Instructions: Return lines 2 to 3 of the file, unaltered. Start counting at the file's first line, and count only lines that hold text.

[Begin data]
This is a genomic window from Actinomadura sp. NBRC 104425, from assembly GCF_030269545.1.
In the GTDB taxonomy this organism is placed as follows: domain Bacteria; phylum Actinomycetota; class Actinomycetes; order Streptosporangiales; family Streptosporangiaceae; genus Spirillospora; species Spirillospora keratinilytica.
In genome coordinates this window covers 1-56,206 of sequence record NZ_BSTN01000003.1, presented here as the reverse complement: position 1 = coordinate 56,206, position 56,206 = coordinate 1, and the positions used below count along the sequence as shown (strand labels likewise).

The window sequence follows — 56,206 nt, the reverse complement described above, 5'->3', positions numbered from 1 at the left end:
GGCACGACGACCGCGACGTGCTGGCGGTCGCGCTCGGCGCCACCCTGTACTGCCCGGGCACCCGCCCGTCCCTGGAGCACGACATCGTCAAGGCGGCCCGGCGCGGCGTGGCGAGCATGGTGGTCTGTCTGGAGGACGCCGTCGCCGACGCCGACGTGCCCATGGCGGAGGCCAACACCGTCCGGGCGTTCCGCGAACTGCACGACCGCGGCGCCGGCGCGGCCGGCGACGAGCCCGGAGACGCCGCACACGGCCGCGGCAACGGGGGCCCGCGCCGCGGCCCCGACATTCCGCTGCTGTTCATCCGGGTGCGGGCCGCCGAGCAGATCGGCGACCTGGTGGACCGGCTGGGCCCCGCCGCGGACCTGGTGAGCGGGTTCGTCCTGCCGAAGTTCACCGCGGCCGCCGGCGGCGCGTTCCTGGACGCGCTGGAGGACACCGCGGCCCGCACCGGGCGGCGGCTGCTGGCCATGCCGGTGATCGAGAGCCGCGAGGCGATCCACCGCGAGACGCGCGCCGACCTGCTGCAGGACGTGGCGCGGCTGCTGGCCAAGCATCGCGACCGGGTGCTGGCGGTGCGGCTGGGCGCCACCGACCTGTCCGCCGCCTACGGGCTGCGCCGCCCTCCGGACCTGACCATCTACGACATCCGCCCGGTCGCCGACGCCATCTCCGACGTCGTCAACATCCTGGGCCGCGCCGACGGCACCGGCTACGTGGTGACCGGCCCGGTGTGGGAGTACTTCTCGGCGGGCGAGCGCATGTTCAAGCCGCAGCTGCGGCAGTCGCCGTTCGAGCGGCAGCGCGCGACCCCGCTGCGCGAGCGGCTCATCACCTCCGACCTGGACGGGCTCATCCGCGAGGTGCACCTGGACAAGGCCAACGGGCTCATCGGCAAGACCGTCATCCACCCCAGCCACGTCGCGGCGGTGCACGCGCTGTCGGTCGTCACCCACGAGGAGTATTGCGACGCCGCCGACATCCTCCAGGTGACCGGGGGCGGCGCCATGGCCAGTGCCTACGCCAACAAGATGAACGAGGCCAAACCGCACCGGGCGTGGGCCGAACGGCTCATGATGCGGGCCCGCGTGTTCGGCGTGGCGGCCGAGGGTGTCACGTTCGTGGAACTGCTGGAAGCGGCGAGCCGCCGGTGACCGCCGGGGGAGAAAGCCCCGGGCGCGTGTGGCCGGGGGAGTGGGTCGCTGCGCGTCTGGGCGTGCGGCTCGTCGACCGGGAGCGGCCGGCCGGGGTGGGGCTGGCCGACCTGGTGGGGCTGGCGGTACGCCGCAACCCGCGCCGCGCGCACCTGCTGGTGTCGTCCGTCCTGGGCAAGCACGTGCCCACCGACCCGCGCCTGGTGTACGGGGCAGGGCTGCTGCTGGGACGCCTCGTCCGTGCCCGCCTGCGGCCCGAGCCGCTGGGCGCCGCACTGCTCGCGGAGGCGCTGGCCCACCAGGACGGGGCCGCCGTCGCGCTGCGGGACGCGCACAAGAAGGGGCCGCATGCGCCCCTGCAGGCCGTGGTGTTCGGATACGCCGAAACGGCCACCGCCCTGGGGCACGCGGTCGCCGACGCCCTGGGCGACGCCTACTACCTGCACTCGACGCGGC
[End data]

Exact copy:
In the GTDB taxonomy this organism is placed as follows: domain Bacteria; phylum Actinomycetota; class Actinomycetes; order Streptosporangiales; family Streptosporangiaceae; genus Spirillospora; species Spirillospora keratinilytica.
In genome coordinates this window covers 1-56,206 of sequence record NZ_BSTN01000003.1, presented here as the reverse complement: position 1 = coordinate 56,206, position 56,206 = coordinate 1, and the positions used below count along the sequence as shown (strand labels likewise).